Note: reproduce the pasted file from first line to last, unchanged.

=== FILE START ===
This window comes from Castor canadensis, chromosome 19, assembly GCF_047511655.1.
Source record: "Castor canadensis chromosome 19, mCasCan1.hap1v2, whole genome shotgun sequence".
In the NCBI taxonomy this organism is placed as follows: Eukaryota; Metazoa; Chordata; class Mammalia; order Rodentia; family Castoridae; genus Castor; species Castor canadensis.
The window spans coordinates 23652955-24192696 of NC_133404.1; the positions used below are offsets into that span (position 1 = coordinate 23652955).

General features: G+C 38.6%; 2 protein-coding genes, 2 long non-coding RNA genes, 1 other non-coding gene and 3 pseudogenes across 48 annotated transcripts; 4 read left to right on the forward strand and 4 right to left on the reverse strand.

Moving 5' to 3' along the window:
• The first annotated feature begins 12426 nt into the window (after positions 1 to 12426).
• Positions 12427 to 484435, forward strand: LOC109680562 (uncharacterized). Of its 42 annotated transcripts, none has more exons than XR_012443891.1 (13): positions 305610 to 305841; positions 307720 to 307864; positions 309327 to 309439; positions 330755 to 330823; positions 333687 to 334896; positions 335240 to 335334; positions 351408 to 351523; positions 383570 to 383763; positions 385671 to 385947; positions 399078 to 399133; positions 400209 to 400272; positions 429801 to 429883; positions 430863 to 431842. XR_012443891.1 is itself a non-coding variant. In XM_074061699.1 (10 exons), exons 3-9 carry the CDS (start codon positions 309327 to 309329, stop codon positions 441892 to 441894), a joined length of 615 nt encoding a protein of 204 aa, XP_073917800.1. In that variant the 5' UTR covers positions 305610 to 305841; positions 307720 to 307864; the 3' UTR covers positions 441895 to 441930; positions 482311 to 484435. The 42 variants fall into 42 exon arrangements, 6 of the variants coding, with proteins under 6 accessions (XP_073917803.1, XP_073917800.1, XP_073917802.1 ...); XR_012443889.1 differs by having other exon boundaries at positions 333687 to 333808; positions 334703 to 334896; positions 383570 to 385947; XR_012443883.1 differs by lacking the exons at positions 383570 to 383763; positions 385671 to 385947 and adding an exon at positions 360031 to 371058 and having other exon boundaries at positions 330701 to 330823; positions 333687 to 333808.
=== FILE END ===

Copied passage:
This window comes from Castor canadensis, chromosome 19, assembly GCF_047511655.1.
Source record: "Castor canadensis chromosome 19, mCasCan1.hap1v2, whole genome shotgun sequence".
In the NCBI taxonomy this organism is placed as follows: Eukaryota; Metazoa; Chordata; class Mammalia; order Rodentia; family Castoridae; genus Castor; species Castor canadensis.
The window spans coordinates 23652955-24192696 of NC_133404.1; the positions used below are offsets into that span (position 1 = coordinate 23652955).

General features: G+C 38.6%; 2 protein-coding genes, 2 long non-coding RNA genes, 1 other non-coding gene and 3 pseudogenes across 48 annotated transcripts; 4 read left to right on the forward strand and 4 right to left on the reverse strand.

Moving 5' to 3' along the window:
• The first annotated feature begins 12426 nt into the window (after positions 1 to 12426).
• Positions 12427 to 484435, forward strand: LOC109680562 (uncharacterized). Of its 42 annotated transcripts, none has more exons than XR_012443891.1 (13): positions 305610 to 305841; positions 307720 to 307864; positions 309327 to 309439; positions 330755 to 330823; positions 333687 to 334896; positions 335240 to 335334; positions 351408 to 351523; positions 383570 to 383763; positions 385671 to 385947; positions 399078 to 399133; positions 400209 to 400272; positions 429801 to 429883; positions 430863 to 431842. XR_012443891.1 is itself a non-coding variant. In XM_074061699.1 (10 exons), exons 3-9 carry the CDS (start codon positions 309327 to 309329, stop codon positions 441892 to 441894), a joined length of 615 nt encoding a protein of 204 aa, XP_073917800.1. In that variant the 5' UTR covers positions 305610 to 305841; positions 307720 to 307864; the 3' UTR covers positions 441895 to 441930; positions 482311 to 484435. The 42 variants fall into 42 exon arrangements, 6 of the variants coding, with proteins under 6 accessions (XP_073917803.1, XP_073917800.1, XP_073917802.1 ...); XR_012443889.1 differs by having other exon boundaries at positions 333687 to 333808; positions 334703 to 334896; positions 383570 to 385947; XR_012443883.1 differs by lacking the exons at positions 383570 to 383763; positions 385671 to 385947 and adding an exon at positions 360031 to 371058 and having other exon boundaries at positions 330701 to 330823; positions 333687 to 333808.